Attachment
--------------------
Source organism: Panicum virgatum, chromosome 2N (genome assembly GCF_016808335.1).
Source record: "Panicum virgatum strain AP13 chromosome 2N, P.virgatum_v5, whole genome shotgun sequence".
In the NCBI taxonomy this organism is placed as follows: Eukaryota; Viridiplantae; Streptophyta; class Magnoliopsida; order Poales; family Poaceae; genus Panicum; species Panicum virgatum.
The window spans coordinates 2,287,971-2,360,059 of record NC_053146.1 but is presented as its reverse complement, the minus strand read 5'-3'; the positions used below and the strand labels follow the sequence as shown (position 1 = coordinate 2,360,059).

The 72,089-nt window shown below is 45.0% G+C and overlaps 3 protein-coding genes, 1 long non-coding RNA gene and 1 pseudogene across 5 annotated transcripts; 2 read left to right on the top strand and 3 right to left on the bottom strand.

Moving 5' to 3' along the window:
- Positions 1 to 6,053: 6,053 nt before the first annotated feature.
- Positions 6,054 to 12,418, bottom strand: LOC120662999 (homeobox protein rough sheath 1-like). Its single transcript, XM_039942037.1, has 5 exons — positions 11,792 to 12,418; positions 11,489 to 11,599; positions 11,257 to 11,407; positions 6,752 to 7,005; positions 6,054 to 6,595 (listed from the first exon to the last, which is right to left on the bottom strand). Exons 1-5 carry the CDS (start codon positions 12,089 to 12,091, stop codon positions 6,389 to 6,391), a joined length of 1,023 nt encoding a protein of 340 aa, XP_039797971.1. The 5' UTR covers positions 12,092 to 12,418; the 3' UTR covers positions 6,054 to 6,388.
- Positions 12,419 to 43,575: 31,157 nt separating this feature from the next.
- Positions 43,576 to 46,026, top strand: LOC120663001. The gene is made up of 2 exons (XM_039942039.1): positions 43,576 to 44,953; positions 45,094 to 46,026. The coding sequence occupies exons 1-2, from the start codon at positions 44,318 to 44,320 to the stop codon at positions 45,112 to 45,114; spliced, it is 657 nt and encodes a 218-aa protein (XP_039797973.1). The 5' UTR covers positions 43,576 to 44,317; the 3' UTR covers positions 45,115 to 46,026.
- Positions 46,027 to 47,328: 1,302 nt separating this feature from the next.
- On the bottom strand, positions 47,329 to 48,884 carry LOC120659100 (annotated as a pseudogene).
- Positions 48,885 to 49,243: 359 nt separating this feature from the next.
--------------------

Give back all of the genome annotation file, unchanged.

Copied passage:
Source organism: Panicum virgatum, chromosome 2N (genome assembly GCF_016808335.1).
Source record: "Panicum virgatum strain AP13 chromosome 2N, P.virgatum_v5, whole genome shotgun sequence".
In the NCBI taxonomy this organism is placed as follows: Eukaryota; Viridiplantae; Streptophyta; class Magnoliopsida; order Poales; family Poaceae; genus Panicum; species Panicum virgatum.
The window spans coordinates 2,287,971-2,360,059 of record NC_053146.1 but is presented as its reverse complement, the minus strand read 5'-3'; the positions used below and the strand labels follow the sequence as shown (position 1 = coordinate 2,360,059).

The 72,089-nt window shown below is 45.0% G+C and overlaps 3 protein-coding genes, 1 long non-coding RNA gene and 1 pseudogene across 5 annotated transcripts; 2 read left to right on the top strand and 3 right to left on the bottom strand.

Moving 5' to 3' along the window:
- Positions 1 to 6,053: 6,053 nt before the first annotated feature.
- Positions 6,054 to 12,418, bottom strand: LOC120662999 (homeobox protein rough sheath 1-like). Its single transcript, XM_039942037.1, has 5 exons — positions 11,792 to 12,418; positions 11,489 to 11,599; positions 11,257 to 11,407; positions 6,752 to 7,005; positions 6,054 to 6,595 (listed from the first exon to the last, which is right to left on the bottom strand). Exons 1-5 carry the CDS (start codon positions 12,089 to 12,091, stop codon positions 6,389 to 6,391), a joined length of 1,023 nt encoding a protein of 340 aa, XP_039797971.1. The 5' UTR covers positions 12,092 to 12,418; the 3' UTR covers positions 6,054 to 6,388.
- Positions 12,419 to 43,575: 31,157 nt separating this feature from the next.
- Positions 43,576 to 46,026, top strand: LOC120663001. The gene is made up of 2 exons (XM_039942039.1): positions 43,576 to 44,953; positions 45,094 to 46,026. The coding sequence occupies exons 1-2, from the start codon at positions 44,318 to 44,320 to the stop codon at positions 45,112 to 45,114; spliced, it is 657 nt and encodes a 218-aa protein (XP_039797973.1). The 5' UTR covers positions 43,576 to 44,317; the 3' UTR covers positions 45,115 to 46,026.
- Positions 46,027 to 47,328: 1,302 nt separating this feature from the next.
- On the bottom strand, positions 47,329 to 48,884 carry LOC120659100 (annotated as a pseudogene).
- Positions 48,885 to 49,243: 359 nt separating this feature from the next.